Jim Johnson frustrated opponents and confused young quarterbacks with his complex defensive schemes, always looking for a new way to disguise a blitz.
He never ran out of ideas or the desire to coach, even when he had more pressing concerns. In his final days, he was concerned about the start of training camp.
Johnson, whose attacking defenses helped the Philadelphia Eagles to one Super Bowl appearance and five NFC title games, died on Tuesday. He was 68.
"There's been no finer coach or man than Jim Johnson," team chairman Jeffrey Lurie said. "The Eagles family has been blessed and everyone who's surrounded the football team or surrounded Jim in everything he conducted himself, we had a true gem here and there aren't a lot of Jims."
Johnson had taken a leave of absence from the team in May as he continued to battle a cancerous tumor on his spine. On Sunday, the Eagles announced that Sean McDermott would replace Johnson.
A veteran of 22 years as an NFL assistant, Johnson was considered one of the top defensive minds in the league. His defenses consistently ranked among the best in the league, including last season, when the Eagles finished third in total defense and fell one victory short of the Super Bowl.
From 2000-08, Johnson's Philadelphia defenses ranked second in the NFL in sacks (390). During his 10-year tenure, the Eagles made the playoffs seven times and he produced 26 Pro Bowl selections.
"This whole Eagles-Andy Reid regime here that's taken place wouldn't have been possible without Jim," said Andy Reid, who hired Johnson to be his defensive coordinator shortly after he got his first head coaching job with the Eagles in 1999.
"I'm not sure there's a person that I've met that isn't a Jim Johnson fan. He really represented everything this city is all about with his toughness and grit. That's the way he fought this cancer."
Reid and team president Joe Banner visited Johnson in the hospital on Monday. Reid said he spoke with Johnson a few days before the visit and football was on his mind.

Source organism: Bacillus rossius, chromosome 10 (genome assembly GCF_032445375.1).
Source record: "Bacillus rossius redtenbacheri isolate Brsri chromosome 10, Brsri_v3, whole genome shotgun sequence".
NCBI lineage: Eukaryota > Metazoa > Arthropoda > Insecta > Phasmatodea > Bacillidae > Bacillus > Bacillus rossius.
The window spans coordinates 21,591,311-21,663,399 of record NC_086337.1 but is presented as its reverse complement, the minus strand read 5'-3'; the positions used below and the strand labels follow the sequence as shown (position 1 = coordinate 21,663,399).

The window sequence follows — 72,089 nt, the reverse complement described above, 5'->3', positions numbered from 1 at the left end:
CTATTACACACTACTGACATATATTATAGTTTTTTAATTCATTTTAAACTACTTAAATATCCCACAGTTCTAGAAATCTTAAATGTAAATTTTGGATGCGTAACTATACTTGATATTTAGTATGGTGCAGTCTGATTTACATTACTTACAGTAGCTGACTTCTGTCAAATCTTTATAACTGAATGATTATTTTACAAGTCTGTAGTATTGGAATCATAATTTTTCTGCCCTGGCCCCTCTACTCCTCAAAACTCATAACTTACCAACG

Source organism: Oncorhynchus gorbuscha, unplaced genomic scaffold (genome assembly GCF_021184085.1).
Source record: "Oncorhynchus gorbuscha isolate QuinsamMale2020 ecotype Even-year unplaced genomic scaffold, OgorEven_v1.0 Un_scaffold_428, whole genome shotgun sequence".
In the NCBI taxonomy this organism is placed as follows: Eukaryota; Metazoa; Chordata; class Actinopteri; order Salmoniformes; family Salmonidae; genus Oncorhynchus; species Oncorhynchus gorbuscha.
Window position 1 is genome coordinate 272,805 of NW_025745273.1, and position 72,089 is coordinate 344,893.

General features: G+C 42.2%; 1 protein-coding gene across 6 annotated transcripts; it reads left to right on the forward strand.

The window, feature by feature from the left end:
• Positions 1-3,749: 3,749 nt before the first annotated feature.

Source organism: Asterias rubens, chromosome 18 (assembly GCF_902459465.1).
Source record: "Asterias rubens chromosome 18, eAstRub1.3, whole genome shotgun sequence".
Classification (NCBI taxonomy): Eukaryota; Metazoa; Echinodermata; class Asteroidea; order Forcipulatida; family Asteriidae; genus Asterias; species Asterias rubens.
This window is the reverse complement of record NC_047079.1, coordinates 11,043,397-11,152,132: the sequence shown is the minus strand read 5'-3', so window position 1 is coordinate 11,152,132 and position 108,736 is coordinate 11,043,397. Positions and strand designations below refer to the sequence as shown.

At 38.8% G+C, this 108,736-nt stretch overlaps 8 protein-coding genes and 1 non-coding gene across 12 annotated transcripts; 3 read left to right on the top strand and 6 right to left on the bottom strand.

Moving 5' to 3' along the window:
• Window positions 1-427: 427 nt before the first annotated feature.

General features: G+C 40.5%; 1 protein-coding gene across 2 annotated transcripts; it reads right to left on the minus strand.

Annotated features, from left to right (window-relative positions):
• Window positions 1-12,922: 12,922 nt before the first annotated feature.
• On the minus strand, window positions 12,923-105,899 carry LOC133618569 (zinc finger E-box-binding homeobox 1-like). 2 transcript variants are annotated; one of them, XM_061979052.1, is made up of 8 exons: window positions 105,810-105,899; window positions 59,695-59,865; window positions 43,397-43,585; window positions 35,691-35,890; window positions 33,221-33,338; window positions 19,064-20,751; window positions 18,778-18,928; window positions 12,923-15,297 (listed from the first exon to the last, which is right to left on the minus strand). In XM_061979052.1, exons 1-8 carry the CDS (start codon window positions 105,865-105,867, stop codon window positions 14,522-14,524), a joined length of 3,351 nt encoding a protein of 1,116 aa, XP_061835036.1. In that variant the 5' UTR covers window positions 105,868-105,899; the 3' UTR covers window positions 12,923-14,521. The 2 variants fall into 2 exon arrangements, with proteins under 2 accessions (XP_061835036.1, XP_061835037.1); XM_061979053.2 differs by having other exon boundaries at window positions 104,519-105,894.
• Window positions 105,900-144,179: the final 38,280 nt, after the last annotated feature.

"He was very concerned about the starting date of training camp," Reid said. "He had all the dates down and he knew them. Amazing."
NFL Commissioner Roger Goodell praised Johnson for his leadership skills.
"He was a teacher to many players both on and off the field and devoted his life to the game of football," Goodell said in a statement. "He had a positive influence on scores of young men, and leaves behind a wonderful legacy."
In his first news conference as coordinator, McDermott gave full credit to Johnson.
"What haven't I learned from Jim?" McDermott said. "I don't think it would be fair to Jim, in this setting, to try and limit in one statement, one press conference, the effect that Jim has had on my life."
Coaches across the league paid homage to Johnson's impact on their careers and the league.
"He made me believe I could coach at this level," said Ravens coach John Harbaugh, an Eagles assistant for nine seasons with Johnson. "In football, he was a pioneering and brilliant strategist, changing the way defense is played in the NFL."
"He was a dear friend and a special person," said St. Louis Rams coach Steve Spagnuolo, a member of the Eagles defensive staff under Johnson for eight seasons. "Jim meant the world to me, both personally and professionally."
Johnson had been treated for melanoma in 2001.
In January, he complained of back pain and coached from the press box in the Eagles' playoff win over the New York Giants and in the loss to the Arizona Cardinals in the NFC championship.
An MRI after the divisional playoff win against the Giants on Jan. 11 alerted doctors that something might be wrong. Following the Arizona loss, the team announced the cancer had returned and Johnson would undergo more treatments.
Johnson had recovered sufficiently to coach during the team's first post-draft minicamp in May. But he moved around on a motorized scooter during practices and said he wasn't certain he'd be able to return for the season.
"Jim was tailor-made to coach in Philadelphia," said Broncos safety Brian Dawkins, who played 10 seasons for Johnson in Philadelphia. "He was a tough coach who wasn't afraid to let you know how he was feeling, but at the same time, he cared about us deeply."
Johnson is survived by his wife Vicky, two children and four grandchildren.
AP Sports Writer R.B. Fallstrom in St. Louis contributed to this report.